Also known as Aiakides or Aiakídai（Αἰακίδης), a patronymic name that derives from Aeacus, the son of Zeus and Aegina (daughter of River-God Asopus).
The name Aecides or Aiakides is given to various of Aeacus’s descendants:
Peleus: a son of Aeacus and Endeis, was king of the Myrmidons at Phthia in Thessaly. Peleus and Telamon resolved to get rid of their step-brother Phocus, because he excelled them in their military games, and Telamon killed him with a disk which he threw at him. (Apollod. 3.12.6; comp. Horat. ad Pison. 96).
The two brothers concealed their crime by removing the body of Phocus, but were nevertheless found out, and expelled by Aeacus from Aegina.
After being exiled from Aegina, Peleus went to Phthia in Thessaly, where he was purified from the murder by Eurytion, the son of Actor, married his daughter Antigone, and received with her a third of Eurytion’s kingdom. (Hom. Il. 16.175 ; Apollod. 3.13.1).
By Antigone, Peleus is said to have become the father of Polydora and Achilles. (Enstath. ad Hom. p. 321.) Peleus accompanied Eurytion to the Calydonian hunt, and involuntarily killed him with his spear, in consequence of which he fled from Phthia to Iolcus, where he was again purified by Acastus.
Telamon: After Telamon and Peleus had killed their step-brother Phocus, they were expelled by Aeacus from Aegina, and Telamon went to Cychreus in Salamis, who bequeathed to him his kingdom. (Apollod. l.c. ; Paus. 2.29. §§ 2, 7.)
He is said to have been a great friend of Heracles (Schol. ad Apollon. Rhod. 1.1289; Theocrit. Id. 13.38). and to have joined him in his expedition against Laomedon of Troy, which city he was the first to enter.
He there erected to Heracles Callinicus or Alexicacus, an altar. Heracles, in return, gave to him Theaneira or Hesione, a daughter of Laomedon, by whom he became the father of Teucer and Trambelus.
Achilles: Hero of Greek legend, son of Peleus and the Nereid (sea nymphs) Thethis. The young Achilleus had been dipped by his mother Thetis in the water of the Styx to make him invulnerable, but the water did not touch the heel by which she held him (hence ‘Achilles’ heel’).
In the Trojan War he was slain by Paris. Achilleus was venerated as a hero throughout Greece. In the Black Sea area he had divine status, and was known from the Hadrian era onwards by the epithet Pontarchos, meaning ruler of the sea.
Ajax the Great: A son of Telamon, king of Salamis, by Periboea or Eriboea (Apollod. 3.12.7; Paus. 1.42.4; Pind. I. 6.65; Diod. 4.72), and a grandson of Aeacus. Homer calls him Ajax the Telamonian, Ajax the Great, or simply Ajax (Il. 2.768, 9.169, 14.410; comp. Pind. I. 6.38).
According to Homer, Ajax joined the expedition of the Greeks against Troy, with his Salaminians, in twelve ships (Il. 2.557; comp. Strab. ix. p.394), and was next to Achilles the most distinguished and the bravest among the Greeks.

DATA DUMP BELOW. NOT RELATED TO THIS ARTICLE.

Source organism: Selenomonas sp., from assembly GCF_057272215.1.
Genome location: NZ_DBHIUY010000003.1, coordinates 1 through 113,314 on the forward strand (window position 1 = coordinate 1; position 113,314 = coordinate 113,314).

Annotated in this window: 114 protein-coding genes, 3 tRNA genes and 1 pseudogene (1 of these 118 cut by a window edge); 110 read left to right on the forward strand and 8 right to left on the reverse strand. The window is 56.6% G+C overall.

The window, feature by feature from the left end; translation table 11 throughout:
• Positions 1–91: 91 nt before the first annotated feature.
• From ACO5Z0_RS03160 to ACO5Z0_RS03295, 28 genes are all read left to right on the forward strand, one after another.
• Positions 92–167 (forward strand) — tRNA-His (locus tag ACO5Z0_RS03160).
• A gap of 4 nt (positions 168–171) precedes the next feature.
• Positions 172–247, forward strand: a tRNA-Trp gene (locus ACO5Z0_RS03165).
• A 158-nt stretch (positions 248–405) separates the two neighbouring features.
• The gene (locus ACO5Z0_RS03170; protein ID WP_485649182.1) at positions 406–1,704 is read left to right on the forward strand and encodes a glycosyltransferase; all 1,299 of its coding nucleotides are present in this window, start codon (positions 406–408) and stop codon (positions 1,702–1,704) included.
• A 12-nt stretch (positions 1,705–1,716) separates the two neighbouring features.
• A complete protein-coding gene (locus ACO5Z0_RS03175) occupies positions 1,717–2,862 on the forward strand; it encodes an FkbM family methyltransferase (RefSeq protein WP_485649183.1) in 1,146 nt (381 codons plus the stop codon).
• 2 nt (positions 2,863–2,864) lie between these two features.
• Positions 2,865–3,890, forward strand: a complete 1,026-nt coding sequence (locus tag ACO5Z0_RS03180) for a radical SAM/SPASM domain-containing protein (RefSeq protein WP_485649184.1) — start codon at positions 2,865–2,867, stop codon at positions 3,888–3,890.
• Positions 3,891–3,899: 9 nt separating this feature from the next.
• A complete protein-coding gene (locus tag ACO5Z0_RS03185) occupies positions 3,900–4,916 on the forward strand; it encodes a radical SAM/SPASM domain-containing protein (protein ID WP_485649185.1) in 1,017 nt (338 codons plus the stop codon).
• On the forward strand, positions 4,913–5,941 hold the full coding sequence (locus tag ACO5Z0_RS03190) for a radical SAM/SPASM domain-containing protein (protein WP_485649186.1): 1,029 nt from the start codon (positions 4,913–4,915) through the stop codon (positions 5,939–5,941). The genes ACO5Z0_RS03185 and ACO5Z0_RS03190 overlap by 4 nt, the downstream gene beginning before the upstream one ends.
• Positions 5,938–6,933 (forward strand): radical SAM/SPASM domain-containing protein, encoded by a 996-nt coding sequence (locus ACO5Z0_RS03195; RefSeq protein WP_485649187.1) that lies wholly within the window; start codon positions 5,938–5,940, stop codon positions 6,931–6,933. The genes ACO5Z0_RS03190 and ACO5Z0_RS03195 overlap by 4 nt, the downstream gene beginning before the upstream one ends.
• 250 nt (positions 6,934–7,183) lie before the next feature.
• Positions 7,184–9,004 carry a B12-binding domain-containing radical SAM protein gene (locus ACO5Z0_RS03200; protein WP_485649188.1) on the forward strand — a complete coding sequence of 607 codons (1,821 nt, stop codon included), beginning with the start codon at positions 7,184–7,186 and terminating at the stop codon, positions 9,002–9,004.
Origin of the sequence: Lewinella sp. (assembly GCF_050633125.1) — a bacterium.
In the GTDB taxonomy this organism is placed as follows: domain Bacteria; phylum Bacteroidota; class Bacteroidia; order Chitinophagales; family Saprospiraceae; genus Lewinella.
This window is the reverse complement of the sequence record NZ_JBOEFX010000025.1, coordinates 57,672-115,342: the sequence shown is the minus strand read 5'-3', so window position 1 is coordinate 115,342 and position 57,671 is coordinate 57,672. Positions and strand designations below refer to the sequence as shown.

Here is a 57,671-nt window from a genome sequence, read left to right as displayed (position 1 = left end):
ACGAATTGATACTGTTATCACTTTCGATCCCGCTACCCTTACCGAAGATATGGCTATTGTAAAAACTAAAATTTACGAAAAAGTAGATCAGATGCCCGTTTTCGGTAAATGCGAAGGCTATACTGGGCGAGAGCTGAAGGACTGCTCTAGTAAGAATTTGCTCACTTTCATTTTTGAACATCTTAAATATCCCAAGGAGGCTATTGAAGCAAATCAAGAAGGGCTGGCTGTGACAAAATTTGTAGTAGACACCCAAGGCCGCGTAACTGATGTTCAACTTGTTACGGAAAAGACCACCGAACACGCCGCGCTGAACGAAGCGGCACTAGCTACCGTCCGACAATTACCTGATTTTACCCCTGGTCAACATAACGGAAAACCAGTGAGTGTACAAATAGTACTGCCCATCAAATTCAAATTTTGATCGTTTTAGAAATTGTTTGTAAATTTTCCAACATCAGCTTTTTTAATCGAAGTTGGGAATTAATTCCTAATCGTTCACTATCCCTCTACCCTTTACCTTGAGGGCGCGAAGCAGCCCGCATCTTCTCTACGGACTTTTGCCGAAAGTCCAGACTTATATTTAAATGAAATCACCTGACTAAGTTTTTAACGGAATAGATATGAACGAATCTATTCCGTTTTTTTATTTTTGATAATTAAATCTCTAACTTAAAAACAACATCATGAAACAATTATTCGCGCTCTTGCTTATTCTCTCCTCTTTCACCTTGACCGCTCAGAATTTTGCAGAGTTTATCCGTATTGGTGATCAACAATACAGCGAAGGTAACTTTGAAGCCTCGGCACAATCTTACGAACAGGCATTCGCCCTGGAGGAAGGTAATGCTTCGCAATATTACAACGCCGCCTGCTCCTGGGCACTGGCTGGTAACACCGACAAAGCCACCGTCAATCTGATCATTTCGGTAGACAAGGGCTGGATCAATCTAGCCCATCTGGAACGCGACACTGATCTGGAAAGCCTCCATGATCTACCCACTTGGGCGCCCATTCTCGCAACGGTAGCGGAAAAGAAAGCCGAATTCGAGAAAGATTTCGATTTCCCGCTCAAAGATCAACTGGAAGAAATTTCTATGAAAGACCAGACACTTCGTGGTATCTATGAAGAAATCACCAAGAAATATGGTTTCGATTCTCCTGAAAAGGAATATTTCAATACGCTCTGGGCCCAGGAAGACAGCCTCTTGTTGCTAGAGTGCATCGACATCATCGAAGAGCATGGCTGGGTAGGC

He is described as tall of stature, and his head and broad shoulders as rising above those of all the Greeks (iii 226, &c.); in beauty he was inferior to none but Achilles.
Later writers furnish us with various other traditions about his youth, but more especially about his death, which is so vaguely alluded to by Homer. According to Apollodorus (3.12.7) and Pindar (Pind. I. 6.51, &c.), Ajax became invulnerable in consequence of a prayer which Heracles offered to Zeus, while he was on a visit in Salamis. The child was called Αἴας from ἀετός, meaning eagle, which appeared immediately after the prayer as a favourable omen.
In the contest about the armour of Achilles, Agamemnon, on the advice of Athena, awarded the prize to Odysseus. This discomfiture threw Ajax into an awful state of madness. In the night he rushed from his tent, attacked the sheep of the Greek army, made great havoc among them, and dragged dead and living animals into his tent, fancying that they were his enemies.
When, in the morning, he recovered his senses and beheld what he had done, shame and despair led him to destroy himself with the sword which Hector had once given him as a present. (Pind. N. 7.36; Soph. Aj. 42, 277, 852; Ov. Met. 13.1, &c.; Lycophr. l.c.).
Neoptolemus (or Pyrrhus)
Also known as Neoptolemos, meaning “young warrior“, a son of Achilles and Deidameia (the daughter of Lycomedes). He was also called Pyrrhus (Apollod. 3.13.8; Hom. Od. 11.491, &c.).
Not to be confused with Pyrrhus of Epiros. Pyrrhus of Epirus was a real historical figure, and claimed his royal lineage to Neoptolemus.
According to some, however, he was a son of Achilles and Iphigeneia (Tzetz. ad Lyc. 133; Eustath. ad Hoom. p. 1187), and after the sacrifice of his mother he was carried by his father to the island of Scyros.
Neoptolemus was brought up in Scyros in the house of Lycomedes (Hom. Il. 19.326; Soph. Philoct. 239, &c.), whence he was fetched by Odysseus to join the Greeks in the war against Troy (Hom Od. 11.508), because it had been prophesied by Helenus that Neoptolemus and Philoctetes, with the arrows of Heracles, were necessary for the taking of Troy (Soph. Phil. 115).
At Troy Neoptolemus showed himself in every respect worthy of his great father, and at last was one of the heroes that were concealed in the wooden horse (Hom. Od. 11.508, &100.521).
At the taking of the city he killed Priam at the sacred hearth of Zeus Herceius (Paus. 4.17.3, 10.27; Verg. A. 2.547, &c.), and sacrificed Polyxena to the spirit of his father (Eurip. Hecub. 523).
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